Trade obstacle information
  • There is a law, regulation, certificate, license (or any other written document) behind your problem whose requirements are unnecessary strict and too difficult to comply with
National regulation: Other prohibitions or restrictions of products or substances (please specify)
Food Regulation FIFTY-EIGHTH SCHEDULE [Regulation 206] PERMITTED LEVEL OF SATURATED FATTY ACIDS
Product information
  • 151319 - Coconut (copra) oil&its fractions refined but not chemically modified
Organic Cold Pressed Edible Coconut Oil
Additional information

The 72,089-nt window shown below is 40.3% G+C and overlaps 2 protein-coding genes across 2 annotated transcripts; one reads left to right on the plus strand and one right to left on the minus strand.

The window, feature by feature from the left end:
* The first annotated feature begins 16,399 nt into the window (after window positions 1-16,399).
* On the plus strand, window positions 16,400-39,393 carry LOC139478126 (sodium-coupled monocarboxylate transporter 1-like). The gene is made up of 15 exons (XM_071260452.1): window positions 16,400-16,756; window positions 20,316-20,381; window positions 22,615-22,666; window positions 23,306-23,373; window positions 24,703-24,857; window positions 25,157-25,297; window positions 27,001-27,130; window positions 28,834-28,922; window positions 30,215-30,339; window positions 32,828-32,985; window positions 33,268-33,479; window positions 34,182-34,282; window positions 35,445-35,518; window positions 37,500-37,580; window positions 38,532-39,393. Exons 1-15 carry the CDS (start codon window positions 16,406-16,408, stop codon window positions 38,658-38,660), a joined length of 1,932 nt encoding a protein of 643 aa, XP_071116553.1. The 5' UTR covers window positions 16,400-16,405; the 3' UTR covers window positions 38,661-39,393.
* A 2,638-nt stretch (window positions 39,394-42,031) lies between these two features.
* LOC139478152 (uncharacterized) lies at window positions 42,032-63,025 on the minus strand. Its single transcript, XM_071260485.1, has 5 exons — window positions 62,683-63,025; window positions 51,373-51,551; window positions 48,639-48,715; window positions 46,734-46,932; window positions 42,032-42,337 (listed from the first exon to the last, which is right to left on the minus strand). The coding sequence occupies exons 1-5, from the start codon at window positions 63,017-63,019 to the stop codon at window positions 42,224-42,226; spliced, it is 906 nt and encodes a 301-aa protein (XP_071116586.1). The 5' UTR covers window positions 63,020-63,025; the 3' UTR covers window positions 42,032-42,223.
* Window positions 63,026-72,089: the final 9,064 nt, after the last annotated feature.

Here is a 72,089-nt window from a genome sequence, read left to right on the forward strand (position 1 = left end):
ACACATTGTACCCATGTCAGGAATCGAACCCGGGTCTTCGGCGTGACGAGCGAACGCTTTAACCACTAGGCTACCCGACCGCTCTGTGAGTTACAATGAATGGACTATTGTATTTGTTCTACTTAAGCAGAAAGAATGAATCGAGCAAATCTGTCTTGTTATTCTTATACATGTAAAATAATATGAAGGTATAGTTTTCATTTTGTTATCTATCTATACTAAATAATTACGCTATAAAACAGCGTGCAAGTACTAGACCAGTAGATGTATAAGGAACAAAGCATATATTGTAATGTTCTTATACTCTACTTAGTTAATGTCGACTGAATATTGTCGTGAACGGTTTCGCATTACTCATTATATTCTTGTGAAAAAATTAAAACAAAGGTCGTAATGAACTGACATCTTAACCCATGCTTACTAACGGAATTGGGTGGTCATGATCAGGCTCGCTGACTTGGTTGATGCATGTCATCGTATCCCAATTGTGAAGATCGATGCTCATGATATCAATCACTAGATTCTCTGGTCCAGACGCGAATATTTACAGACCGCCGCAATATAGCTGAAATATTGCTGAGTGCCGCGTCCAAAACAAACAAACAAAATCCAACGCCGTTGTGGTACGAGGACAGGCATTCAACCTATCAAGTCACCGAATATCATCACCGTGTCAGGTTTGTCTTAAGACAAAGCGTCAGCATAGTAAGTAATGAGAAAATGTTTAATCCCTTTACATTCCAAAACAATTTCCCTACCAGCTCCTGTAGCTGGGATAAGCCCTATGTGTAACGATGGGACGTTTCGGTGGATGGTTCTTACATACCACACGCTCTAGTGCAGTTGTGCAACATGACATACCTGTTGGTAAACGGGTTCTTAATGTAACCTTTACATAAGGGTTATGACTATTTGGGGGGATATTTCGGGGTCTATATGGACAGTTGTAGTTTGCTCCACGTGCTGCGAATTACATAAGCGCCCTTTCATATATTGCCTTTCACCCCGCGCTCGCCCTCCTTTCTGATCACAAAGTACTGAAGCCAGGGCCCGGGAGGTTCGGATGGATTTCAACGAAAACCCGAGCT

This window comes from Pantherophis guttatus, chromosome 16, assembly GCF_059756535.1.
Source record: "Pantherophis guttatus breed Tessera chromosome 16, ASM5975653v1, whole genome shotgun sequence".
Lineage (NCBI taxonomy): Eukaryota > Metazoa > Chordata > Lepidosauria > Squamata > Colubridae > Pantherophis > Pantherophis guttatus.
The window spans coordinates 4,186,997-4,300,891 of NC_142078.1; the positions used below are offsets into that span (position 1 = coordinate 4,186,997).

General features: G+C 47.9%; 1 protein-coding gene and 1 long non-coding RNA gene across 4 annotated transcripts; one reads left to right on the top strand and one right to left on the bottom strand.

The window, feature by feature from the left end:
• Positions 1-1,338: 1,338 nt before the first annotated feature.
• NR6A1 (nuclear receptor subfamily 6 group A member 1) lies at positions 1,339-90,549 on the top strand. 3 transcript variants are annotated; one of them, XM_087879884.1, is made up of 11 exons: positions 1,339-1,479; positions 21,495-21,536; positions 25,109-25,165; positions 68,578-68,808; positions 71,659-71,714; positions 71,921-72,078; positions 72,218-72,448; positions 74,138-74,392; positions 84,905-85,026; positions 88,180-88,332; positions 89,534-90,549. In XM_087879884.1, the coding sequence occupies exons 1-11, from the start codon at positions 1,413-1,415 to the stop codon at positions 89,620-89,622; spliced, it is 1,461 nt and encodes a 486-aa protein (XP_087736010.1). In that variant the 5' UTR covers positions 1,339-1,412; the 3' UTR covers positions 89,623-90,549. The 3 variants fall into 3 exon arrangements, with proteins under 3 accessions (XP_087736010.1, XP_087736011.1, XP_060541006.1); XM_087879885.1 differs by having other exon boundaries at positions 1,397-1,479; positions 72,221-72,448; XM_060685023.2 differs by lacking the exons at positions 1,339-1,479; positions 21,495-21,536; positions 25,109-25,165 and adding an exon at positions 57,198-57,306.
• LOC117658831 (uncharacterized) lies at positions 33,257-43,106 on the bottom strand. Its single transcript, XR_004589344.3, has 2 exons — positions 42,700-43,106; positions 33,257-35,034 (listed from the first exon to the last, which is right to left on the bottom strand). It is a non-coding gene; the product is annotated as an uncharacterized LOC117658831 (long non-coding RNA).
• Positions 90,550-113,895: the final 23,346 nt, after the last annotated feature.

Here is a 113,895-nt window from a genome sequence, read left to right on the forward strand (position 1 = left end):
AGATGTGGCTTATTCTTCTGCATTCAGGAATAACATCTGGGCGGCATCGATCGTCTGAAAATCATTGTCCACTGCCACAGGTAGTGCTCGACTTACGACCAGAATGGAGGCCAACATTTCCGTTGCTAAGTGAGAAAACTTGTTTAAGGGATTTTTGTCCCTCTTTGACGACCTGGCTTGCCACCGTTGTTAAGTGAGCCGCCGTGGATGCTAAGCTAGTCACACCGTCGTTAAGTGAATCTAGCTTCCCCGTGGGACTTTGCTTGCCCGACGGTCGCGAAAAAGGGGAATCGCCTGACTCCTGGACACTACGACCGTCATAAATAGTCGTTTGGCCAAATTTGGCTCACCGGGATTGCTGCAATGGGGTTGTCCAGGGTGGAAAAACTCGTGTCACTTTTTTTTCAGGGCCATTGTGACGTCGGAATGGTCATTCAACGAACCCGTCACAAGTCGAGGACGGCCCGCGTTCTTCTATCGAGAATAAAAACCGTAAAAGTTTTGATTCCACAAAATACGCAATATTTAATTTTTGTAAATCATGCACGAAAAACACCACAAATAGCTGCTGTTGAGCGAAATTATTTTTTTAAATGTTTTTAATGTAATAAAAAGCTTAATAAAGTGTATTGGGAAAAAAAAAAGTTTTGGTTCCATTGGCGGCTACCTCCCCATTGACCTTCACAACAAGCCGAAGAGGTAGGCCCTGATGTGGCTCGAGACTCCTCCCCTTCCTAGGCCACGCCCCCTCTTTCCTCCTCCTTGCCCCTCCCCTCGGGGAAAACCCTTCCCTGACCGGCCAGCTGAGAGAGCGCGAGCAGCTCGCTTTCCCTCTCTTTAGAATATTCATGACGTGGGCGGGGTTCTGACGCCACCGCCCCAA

Suggested solution Amend fifty-eighth schedule item 5 “edible mixtures,” column 2 by deleting “Not more than 23% of saturated fatty acids on the fat weight basis and” Thus leaving only the reference “Not more than 25% of palm oil” This removes the block on products which have much more than 23% fatty acid like Ghee and coconut oil. The alternative would be to ban the importation and production and sale of Ghee, Butter, Whipping Cream and lots of other foods products which would meet massive opposition
Report's updates
19/06/2018   New
20/06/2018    Ongoing resolution <14d Details

Dear Sir, Your obstacle has been validated and will be sent to the relevant government agency for justifications. Best Regards, The National Focal Point